Top 10 James Bond Title Songs
Top 10 James Bond Title Songs
Bond, James Bond
Although more widely known for beautiful and exotic women, high performance cars, and incredible stunts, Ian Fleming's super spy has also been accompanied by some of the best, and most recognizable title songs in film history.
Multiple James Bond title songs have been nominated for an Academy Award for Best Original Song, and many more have charted in both the US and UK (with only 1 song ever actually topping the charts at number 1 - I'll tell you which later on).
Starting on October 5, 1962, with the release of Dr No, the world was introduced to 007, Britain's most famous secret service agent and his signature license to kill. Today, 22 missions later (not counting spinoffs, spoofs and made for TV episodes), Bond is still thrilling us with his exotic women, impeccable style, and some of the best soundtrack music ever recorded.
What follows are, in my opinion, the 10 best James Bond title songs. Upon seeing my list it should be fairly obvious that I prefer the early Bond Films. It should also be noted that the list in no way reflects my favorite James Bond Films.- my top two are From Russia with Love (1963) and Casino Royale (2006), but the title songs from both films do not make my list. So check it out, and let me know what you think...
What's your favorite James Bond Title Song?
10 - All Time High (Octopussy - 1983)
Rita Coolidge sings the romantic title song, who's lyrics reflect the movies relationship between Octopussy (Maud Adams) and Bond (Roger Moore). In fact, one of the songs lines is lifted directly from the film's dialogue - We're two of a kind.
Although it was the lowest charting Bond song to date in the UK (peaked at #75), in the US it rose as high as #36 on the Billboard Hot 100, while airplay on adult contemporary radio pushed i to #1 for 4 weeks (Billboard Magazine).
9 - Nobody Does it Better (The Spy Who Loved Me - 1977)
A power ballad performed by 70's Grammy Winner Carly Simon, it is also the first title song to be named differently than the film (technically the second, but Dr No didn't have a lyrical song, simply the instrumental James Bond Theme). As a single, the song spent 3 weeks at #2 on the Billboard Hot 100 (US) and reached #7 on the UK Singles chart.
Nobody Does it Better was not only nominated for an Academy Award for Best Song, but was also honored as the 67th Greatest song by the American Film Institute in 2004.
So why does it come in at #9 on my list? Simple, I like Carly Simon's voice.
8 - For Your Eyes Only (1981)
Aside from Sheena Easton's sultry voice, For Your Eyes Only is the first Bond title song to be more of a love song than an introduction/summary of the movie plot (the only previous love song/theme is We Have All the Time in the World - which is the secondary theme song for On Her Majesty's Secret Service).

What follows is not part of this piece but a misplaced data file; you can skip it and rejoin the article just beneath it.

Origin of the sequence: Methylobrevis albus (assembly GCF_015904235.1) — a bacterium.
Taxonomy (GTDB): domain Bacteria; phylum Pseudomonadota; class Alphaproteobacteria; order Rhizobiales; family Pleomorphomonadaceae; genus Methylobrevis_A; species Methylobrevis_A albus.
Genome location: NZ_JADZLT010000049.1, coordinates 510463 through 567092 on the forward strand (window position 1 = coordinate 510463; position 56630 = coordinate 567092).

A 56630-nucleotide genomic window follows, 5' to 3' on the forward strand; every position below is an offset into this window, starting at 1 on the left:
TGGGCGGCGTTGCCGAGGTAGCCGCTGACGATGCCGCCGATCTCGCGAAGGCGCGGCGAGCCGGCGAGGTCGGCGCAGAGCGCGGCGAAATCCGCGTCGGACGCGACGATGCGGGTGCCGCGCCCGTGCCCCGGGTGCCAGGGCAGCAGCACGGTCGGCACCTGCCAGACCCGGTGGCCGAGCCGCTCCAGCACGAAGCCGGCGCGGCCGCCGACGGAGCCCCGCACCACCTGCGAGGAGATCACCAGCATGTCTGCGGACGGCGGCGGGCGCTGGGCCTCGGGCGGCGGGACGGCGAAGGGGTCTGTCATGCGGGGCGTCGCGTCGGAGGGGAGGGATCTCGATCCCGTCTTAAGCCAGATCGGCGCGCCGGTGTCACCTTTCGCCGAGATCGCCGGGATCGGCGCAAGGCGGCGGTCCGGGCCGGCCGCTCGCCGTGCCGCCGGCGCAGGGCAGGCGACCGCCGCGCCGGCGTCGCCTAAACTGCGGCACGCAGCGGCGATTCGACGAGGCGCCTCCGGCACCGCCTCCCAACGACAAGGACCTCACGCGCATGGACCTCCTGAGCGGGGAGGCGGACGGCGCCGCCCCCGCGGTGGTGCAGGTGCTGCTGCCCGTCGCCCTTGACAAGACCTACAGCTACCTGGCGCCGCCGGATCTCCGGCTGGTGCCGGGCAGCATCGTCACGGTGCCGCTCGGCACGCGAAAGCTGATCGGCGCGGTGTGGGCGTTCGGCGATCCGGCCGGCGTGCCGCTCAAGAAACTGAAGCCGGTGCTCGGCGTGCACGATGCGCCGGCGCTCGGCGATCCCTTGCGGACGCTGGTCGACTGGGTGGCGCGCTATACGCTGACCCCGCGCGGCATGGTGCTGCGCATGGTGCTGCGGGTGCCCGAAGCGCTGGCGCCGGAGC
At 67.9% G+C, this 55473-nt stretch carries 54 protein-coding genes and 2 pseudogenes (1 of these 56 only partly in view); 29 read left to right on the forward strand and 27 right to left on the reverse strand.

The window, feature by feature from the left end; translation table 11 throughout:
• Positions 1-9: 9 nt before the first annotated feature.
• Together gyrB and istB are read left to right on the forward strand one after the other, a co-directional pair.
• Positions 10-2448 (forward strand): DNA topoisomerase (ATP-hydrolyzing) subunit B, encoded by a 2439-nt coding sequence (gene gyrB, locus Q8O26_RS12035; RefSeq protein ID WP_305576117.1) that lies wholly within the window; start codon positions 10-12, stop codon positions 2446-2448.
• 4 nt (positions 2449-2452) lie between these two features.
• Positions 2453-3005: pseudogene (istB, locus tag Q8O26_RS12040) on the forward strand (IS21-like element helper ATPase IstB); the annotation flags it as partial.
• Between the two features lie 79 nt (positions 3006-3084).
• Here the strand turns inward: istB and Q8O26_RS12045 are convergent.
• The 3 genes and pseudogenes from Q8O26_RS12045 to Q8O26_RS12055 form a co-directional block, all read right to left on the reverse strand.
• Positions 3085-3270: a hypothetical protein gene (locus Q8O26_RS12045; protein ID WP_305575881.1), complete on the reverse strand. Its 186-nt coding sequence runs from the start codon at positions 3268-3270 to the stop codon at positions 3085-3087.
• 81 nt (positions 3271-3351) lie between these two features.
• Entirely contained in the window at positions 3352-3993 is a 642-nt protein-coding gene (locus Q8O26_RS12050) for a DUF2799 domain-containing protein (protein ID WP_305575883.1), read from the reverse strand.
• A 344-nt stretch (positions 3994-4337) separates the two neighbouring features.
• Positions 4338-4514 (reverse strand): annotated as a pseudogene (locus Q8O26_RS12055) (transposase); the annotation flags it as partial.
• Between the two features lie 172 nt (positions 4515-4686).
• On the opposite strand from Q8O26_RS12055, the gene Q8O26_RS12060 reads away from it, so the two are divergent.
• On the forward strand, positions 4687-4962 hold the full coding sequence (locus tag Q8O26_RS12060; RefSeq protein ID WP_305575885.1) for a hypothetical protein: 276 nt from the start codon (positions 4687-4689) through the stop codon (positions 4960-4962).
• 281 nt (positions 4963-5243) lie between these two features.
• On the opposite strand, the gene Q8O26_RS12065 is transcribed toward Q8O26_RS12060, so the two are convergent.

Visually, as part of the opening film credits, sequence artist Maurice Binder liked Easton's appearance so much he included her in the credit sequence (the only artist to appear in a title sequence).
Peaking at #4 on the Billboard Hot 100, and #8 on the UK singles chart, For Your Eyes Only was also nominated for the Academy Award for Best Original Song.
7 - Diamonds are Forever (1971)
Shirley Bassey has sung the most (3) James Bond title songs, and Diamonds are Forever (her second theme song) is the first of her recordings to appear on my list.
What I love most about the Bassey songs is how well composer John Barry highlights here voice with subtle strings while she's singing, then adds punch to the end of a verse with powerful horns.
I also like this song because it sounds as though the lyric/sentiment that Diamonds are Forever, refers to the return of Sean Connery as Bond who retired 4 years earlier after You Only Live Twice (after which George Lazenby was selected to portrayed 007 in the next film, On Her Majesty's Secret Service).
6 - A View to a Kill (1985)
Being a child of 80's music, it should be no surprise that the title song performed by one of the 80's premiere New Wave bands, lands on my list. A View to a Kill was recorded by Duran Duran as a stand alone single created for the movie of the same name.
To this day, A View to a Kill remains the only James Bond title song to reach #1 on the Billboard Hot 100 chart, but stalled at #2 (for 2 weeks) on the UK charts.
This may be the only instance in which the artist (specifically Bond fan, bassist John Taylor) asked the producer (Cubby Broccoli) to perform a theme song (he actually asked when Broccoli was going to hire someone decent to perform on of his theme songs).